The last few weeks have been pretty big for the ITSM industry.
First we had the Service Desk and IT Support Show (SITS 13 Europe) where the great and the good of ITSM and ITIL gathered.
But more importantly, we had the announcement of the results of the tendering process for the best practices portfolio announced by the Cabinet Office in the UK at the end of last year.
These include amongst them ITIL and PRINCE2.
The "winner" is Capita – a service company providing business process management and service solutions, with staff based in UK, Europe, South Africa and India.
But I say "winner" because already, the industry is trying to determine the future of the brands.
Released in the UK national press in terms as dry as toast, the focus seemed to be on how much this would benefit UK taxpayers, without actually telling a non-IT (or indeed ITIL) comprehending reader what it meant.
Somewhat bafflingly, ITIL and PRINCE2 were described as "hidden gems".
It would seem that what appears to be the bread and butter best practice guidance across the breadth of IT, have been the IT equivalent of Indiana Jones, scavenging for priceless artefacts.
The material in this portfolio is deployed worldwide so describing the joint venture as a direct boost to the UK economy is chronically narrow-minded to say the least.
The majority of projects I have worked on as an ITSM Solution Architect have had a reach far wider than the British coastline.
Because we work in the area of IT Service Management, it is easy to fixate on ITIL (and yes maybe even PRINCE2) as the centre of the (collapsing) universe, but it is important to realise that the portfolio has a much wider brief.
So apart from the surprise at the choice of partner, what will actually change for the ITSM community?
Well, perhaps it is a little sardonic to describe it as evil, but ITIL, and its role in ITSM, has been carved out by the contributions of experienced individuals spread across all kinds of industries, with a depth of experience.
And when it was owned by the UK Government Cabinet Office, it offered contributors a sense of competitive detachment.
What concerns me about the statement by Capita Chief Executive, Paul Pindar, is that Capita themselves expect to bring commercial, technical and innovation skills.
Capita are not immune to perhaps less-than-successful engagements and deployments, and I wrote a piece, not even 12 months ago, highlighting some of the disadvantages to trying to innovate within an outsourcing arena.
Whilst analysts have taken to the airwaves speculating here, and deliberating there – a couple of us observers noticed that things have been most quiet on the Capita front, with just three press releases of note:
(Both acquisitions for an undisclosed sum).
With the exception of the sound bites for the joint venture press release, there has been nothing else coming from Capita since the joint venture announcement.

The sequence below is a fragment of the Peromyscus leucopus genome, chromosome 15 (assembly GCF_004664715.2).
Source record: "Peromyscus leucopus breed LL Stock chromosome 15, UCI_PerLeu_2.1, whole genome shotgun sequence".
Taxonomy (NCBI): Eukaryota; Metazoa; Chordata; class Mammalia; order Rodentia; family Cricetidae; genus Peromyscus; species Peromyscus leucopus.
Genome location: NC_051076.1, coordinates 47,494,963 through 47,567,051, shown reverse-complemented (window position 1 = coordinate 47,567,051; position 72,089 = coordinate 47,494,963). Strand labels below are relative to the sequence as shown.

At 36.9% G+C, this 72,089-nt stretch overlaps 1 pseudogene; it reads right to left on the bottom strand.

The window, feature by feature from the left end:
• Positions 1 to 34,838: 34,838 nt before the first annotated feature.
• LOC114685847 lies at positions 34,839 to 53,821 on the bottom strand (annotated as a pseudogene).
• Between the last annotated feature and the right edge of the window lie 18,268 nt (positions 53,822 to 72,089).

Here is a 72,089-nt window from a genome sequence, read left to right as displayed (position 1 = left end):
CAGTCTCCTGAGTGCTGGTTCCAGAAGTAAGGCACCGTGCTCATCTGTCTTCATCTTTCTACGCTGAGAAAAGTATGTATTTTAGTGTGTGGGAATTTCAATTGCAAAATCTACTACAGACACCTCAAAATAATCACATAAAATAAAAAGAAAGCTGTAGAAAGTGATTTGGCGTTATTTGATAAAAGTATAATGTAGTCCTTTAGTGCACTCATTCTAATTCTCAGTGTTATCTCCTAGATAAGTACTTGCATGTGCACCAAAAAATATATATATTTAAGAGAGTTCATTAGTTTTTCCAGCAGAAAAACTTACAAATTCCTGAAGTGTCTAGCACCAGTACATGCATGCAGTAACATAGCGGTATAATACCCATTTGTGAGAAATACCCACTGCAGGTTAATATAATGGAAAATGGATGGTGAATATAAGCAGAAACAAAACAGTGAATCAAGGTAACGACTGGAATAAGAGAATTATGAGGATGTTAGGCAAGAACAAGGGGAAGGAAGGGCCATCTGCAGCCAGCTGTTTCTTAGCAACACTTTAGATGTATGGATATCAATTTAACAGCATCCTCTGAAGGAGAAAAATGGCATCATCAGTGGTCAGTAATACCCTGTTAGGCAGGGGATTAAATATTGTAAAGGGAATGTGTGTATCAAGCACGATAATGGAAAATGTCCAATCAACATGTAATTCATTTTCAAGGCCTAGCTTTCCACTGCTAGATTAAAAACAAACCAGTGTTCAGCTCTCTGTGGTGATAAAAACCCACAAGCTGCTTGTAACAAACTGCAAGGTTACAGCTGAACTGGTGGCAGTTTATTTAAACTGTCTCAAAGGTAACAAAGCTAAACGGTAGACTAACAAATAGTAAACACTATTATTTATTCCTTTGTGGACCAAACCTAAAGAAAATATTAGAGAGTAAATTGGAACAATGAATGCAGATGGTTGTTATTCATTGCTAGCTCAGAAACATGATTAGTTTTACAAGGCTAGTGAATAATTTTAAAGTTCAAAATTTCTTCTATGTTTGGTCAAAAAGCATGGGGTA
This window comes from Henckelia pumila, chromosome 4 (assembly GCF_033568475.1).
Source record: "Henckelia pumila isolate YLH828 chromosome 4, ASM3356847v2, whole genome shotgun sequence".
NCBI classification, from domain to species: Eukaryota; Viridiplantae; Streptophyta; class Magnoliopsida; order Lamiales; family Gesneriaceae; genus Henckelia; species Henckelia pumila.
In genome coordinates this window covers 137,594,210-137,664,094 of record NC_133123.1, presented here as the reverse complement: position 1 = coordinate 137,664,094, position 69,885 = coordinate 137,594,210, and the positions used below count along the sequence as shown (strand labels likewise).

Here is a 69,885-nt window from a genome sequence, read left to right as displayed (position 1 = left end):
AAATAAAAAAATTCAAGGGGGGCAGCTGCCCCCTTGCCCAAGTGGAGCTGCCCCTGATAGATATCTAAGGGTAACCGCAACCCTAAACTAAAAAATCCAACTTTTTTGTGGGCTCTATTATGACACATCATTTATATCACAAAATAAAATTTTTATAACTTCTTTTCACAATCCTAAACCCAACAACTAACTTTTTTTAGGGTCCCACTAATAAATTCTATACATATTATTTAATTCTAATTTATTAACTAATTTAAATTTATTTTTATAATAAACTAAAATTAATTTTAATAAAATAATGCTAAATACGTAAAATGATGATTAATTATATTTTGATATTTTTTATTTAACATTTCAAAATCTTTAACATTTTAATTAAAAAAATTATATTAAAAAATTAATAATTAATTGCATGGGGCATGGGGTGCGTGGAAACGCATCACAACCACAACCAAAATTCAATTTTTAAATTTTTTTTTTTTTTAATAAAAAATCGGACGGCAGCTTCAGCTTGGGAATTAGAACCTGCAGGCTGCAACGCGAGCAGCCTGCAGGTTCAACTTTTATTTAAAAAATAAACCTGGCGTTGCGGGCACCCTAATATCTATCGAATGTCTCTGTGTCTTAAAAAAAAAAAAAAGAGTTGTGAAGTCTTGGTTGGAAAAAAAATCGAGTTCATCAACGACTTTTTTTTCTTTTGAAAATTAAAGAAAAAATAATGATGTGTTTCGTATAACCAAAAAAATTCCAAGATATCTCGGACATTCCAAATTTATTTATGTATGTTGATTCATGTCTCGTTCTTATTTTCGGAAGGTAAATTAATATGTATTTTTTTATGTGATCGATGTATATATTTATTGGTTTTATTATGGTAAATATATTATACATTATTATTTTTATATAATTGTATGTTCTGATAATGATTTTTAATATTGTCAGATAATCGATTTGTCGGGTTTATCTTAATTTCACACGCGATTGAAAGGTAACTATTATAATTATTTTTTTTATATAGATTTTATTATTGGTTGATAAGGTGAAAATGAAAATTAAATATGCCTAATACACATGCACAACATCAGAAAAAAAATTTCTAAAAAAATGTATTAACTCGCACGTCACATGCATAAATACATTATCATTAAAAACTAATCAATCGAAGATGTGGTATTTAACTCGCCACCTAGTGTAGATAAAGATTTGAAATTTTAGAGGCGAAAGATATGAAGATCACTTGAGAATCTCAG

Of course it is too early to speculate, but I find it very hard to believe that one commercial organisation would ever hope to own and drive the on-going development of the portfolio totally in house.
But will those established contributors be quite as willing to devote their time to develop content for, effectively, a competitive commercial organisation?
Maybe those that will benefit are the more experienced free agents, unencumbered by salaried obligations.
But conversely – will this lead to a "gun for hire" mentality?
Where will the review checks and balances come from?
The portfolio can only remain viable if there remains a level of independence, as opposed to a danger of freezing out all other potential service providers.
Perhaps it's a little unfair of the ITSM community to be up in arms, waving their pitchforks quite so early.
After all, the new joint venture does not even have a name yet.
But those of us who have worked in the industry for any length of time are experienced (or maybe cynical) enough to know that the former methodologies were never a magic bullet in the first place.
It will need more than a commercial viewpoint to elevate these acquisitions into the realms of a Pandora's box for the IT industry, whether domestically or globally.
And for those who have enjoyed voicing their criticism on validity of ITIL, this may offer them a chance to step up and help play a part in shaping its future.
However, this is all just continued speculation until we know more about the plans and get a better understanding of the best practices that affect IT Service Management.
I am assuming that the new joint venture will still want to gain from the wealth of varied contributory experience….after all, the almost enigmatic silence will have to be broken sometime, no?